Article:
Best Dual Dash Cams 2021

If you want to record both the front and rear of your vehicle, then check out a dual dash cam

Dual dash cameras (which record the front and rear of your car) have also been gaining popularity. Which is why we conducted a mini test to see what these up and coming dual lensed recorders are all about. How we tested them was almost the same as the main test, although of course, the testing can’t be 100 per cent identical as it was not carried out at the same time.

Nextbase 622GW & Rear Cam

  • Price: £249.99 + £46.55
  • Rating: 5 stars
  • Footage quality: 4K
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Nextbase’s dash cams continue to improve and add new features, like Alexa voice control, to keep them ahead of the opposition. The newly released 622GW has already won a multi-test focusing on the front cam, and adding a rear lens does little to dent its winning performance.

The image quality is exceptional at the front in daylight, with clearly legible number plates even at a distance. The rear camera is less impressive, though. Firstly, it’s trickier to mount and can easily be knocked when opening the boot or loading luggage. Secondly, the quality isn’t a patch on the exceptional front view. 

Still, the 622GW takes the win on points, even though it’s not the perfect combination for those after front and rear coverage from their dash cam.

Buy now from Amazon

Kenwood DRV A601W & KCA-R200 

With a price of less than £200 for a 4K dash cam, this Kenwood would be good value if that bought just the front camera on its own, but the package also includes a rear camera and 64GB SD card. 

The quality of the image from the front camera is not as clear as you get with the Nextbase set-up, but isn’t far behind the Thinkware U1000 (below). However, the real surprise was the clarity of the rear footage. It was the best here, and allowed us to read number plates clearly. 

The Kenwood has none of the extras such as the Thinkware’s speed-camera locator or the Nextbase’s Alexa voice activation, but if these aren’t essential and you don’t mind a drop in image quality at the front, the Kenwood is astonishing value for money.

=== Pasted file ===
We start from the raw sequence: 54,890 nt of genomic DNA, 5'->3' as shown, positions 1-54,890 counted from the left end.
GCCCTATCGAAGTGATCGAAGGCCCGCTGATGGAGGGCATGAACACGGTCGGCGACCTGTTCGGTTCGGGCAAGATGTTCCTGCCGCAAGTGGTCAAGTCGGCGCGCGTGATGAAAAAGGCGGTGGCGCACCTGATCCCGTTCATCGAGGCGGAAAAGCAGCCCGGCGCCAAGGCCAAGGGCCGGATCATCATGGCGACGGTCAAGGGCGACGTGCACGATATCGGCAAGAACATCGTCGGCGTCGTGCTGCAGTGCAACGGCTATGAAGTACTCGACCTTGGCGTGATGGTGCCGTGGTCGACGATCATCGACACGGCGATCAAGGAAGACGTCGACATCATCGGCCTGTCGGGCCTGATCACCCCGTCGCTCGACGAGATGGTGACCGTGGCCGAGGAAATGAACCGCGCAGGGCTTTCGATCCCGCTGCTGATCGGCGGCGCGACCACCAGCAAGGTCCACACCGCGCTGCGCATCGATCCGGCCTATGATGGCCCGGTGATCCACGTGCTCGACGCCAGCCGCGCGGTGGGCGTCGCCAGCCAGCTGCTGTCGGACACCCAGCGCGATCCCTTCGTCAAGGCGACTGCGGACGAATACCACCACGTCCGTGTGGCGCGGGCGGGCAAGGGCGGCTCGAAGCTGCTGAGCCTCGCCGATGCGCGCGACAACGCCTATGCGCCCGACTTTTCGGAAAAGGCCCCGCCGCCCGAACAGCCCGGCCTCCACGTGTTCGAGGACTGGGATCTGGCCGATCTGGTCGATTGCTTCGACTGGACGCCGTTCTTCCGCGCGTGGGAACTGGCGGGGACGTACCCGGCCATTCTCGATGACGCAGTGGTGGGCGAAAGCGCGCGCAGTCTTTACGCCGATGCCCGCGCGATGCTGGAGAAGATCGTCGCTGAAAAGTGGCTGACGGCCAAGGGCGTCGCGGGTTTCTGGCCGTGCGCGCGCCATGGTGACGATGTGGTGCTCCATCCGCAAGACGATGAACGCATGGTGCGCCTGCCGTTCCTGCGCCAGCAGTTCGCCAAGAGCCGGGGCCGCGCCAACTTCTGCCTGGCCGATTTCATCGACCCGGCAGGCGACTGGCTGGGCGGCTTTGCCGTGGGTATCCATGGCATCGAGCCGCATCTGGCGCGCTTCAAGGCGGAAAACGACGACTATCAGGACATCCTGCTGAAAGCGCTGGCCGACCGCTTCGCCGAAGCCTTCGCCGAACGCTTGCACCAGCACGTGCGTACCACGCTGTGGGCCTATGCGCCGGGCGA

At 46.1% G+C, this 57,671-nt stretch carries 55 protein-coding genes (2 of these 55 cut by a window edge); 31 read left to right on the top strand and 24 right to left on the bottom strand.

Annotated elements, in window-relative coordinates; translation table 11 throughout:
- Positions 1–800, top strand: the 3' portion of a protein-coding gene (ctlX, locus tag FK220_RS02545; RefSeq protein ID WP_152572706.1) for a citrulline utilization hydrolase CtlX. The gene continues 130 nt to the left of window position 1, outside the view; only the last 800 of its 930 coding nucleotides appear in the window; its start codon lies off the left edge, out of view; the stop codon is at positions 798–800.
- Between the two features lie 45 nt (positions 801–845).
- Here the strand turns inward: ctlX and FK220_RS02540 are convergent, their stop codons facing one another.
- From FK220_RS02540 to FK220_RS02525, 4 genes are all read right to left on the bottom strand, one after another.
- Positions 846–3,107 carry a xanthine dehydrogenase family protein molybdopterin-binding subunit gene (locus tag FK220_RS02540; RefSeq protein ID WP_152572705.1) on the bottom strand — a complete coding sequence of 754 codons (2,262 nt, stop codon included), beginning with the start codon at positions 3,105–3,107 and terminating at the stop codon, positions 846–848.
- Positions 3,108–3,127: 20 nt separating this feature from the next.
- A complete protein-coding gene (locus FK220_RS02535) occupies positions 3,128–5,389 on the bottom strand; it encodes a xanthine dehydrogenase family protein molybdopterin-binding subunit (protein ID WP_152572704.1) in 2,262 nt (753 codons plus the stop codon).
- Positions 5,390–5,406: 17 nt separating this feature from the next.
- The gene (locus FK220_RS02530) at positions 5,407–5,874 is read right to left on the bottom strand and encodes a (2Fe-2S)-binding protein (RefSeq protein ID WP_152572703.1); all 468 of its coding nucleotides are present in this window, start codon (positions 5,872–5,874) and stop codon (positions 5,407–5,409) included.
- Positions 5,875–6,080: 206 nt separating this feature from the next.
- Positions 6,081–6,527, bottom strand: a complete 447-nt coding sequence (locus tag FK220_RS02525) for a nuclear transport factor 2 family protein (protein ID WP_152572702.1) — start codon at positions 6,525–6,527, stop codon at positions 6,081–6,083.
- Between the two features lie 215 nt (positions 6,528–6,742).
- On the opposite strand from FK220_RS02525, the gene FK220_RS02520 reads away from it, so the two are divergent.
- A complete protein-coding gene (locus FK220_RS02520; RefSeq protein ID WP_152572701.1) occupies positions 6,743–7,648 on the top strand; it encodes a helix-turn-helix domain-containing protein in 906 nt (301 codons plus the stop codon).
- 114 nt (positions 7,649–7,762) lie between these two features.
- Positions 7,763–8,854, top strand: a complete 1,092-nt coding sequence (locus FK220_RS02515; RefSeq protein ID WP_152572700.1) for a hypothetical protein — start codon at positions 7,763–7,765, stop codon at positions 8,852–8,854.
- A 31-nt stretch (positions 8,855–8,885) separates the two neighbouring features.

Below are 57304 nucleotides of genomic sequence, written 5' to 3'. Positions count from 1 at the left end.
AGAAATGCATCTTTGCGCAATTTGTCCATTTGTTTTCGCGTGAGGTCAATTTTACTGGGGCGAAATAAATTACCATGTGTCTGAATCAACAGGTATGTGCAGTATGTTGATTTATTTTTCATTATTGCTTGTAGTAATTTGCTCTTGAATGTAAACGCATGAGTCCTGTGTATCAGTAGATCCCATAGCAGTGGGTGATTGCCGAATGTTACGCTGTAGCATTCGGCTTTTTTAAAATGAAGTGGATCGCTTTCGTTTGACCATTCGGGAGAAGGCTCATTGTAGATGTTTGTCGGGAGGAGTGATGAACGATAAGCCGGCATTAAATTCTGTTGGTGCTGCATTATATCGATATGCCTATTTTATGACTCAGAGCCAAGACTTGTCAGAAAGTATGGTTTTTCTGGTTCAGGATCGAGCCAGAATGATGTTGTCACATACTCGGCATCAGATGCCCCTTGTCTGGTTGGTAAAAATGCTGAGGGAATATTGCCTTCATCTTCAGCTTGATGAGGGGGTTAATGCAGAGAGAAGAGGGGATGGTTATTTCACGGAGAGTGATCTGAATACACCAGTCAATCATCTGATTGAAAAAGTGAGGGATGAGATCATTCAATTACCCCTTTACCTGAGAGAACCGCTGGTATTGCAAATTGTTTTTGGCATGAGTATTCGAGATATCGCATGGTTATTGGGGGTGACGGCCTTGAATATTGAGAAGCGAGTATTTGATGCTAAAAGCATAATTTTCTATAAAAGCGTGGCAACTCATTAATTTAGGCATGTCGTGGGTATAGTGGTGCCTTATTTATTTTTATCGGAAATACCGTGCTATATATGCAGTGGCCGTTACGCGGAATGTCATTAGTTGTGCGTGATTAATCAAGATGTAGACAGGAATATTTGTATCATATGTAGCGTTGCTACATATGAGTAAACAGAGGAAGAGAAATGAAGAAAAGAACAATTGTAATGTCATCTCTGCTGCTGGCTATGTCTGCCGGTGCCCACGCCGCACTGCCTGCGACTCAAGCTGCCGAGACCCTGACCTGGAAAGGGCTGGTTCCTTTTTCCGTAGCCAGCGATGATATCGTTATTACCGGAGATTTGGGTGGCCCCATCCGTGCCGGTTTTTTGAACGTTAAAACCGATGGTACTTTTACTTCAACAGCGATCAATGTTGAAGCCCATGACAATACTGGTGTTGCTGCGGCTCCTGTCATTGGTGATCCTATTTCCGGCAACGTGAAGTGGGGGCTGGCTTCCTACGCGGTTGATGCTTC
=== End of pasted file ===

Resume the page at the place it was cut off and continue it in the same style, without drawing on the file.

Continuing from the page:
Buy now from Amazon

Snooper DVR-5HD

  • Price: £179.99 
  • Resolution: 1080P & 1080P
  • Rating: 4 stars 
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It has a speed-camera detector, yet the Snooper is only the size of a credit card and the thickness of your hand, making it easy to mount. It uses the built-in GPS to warn you of speed traps with a bleep.

Connection and set-up are easy, and there’s a choice of suction or adhesive mounts, but the five-metre rear-camera cable was only just long enough on our Discovery; rivals come with eight metres.

The front camera has the widest field of vision here – 152 degrees – but the footage wasn’t quite as clear as rivals’. Number plates were still visible at a fair distance, though and, with an SD card, it’s good value, especially if you’re thinking of a separate speed-camera detector. 

Buy now from Amazon

Nextbase 422GW + Rear Window Cam

Generally, the Nextbase is much quicker to set up than the other dash cams, with neat magnetic mounts that make it much easier to remove the camera if you want to swap the unit to another car or protect it from theft.

However the sphere-shaped rear camera mounting actually proved a little tricky to fit and it was easily knocked when loading items into the car’s boot.

The touchscreen is easy and intuitive to use, but the real advantage of the Nextbase is the excellent PC/Mac or smartphone apps, which make accurate downloading and editing of footage extremely simple. That footage isn’t quite as sharp as others like the VIOFO, of course, but the front camera has a slightly wider field of vision – 140 degrees versus the VIOFO’s 130 degrees – so it takes in more of the view and the video was still clear and visible in most situations.

It’s unable to provide the almost-forensic detail of a 4K camera like the VIOFO, but the 422GW’s ease of use and value for money means it’s still one of our favourite dash cams.

Buy now from Amazon

Thinkware F200

  • Price: Around £169
  • Rating: 4 stars

The F200 comes with separate front and rear cameras, mounted on the respective screens with tape. The front camera records in 1080p at 30 frames per second, while the rear unit works at a lower 720p quality. We captured a good amount of detail with the front camera; it adjusted for exposure well and we could read licence plates and road signs easily.

The rear camera lost points for clarity because its footage wasn’t as sharp. Even so, the lens picked up licence plates from a good distance, and offered a better field of vision than the Nextbase Duo (below), so we could position it anywhere we liked in the rear window. The F200 has a parking mode and warnings, including red-light and speed-camera alerts.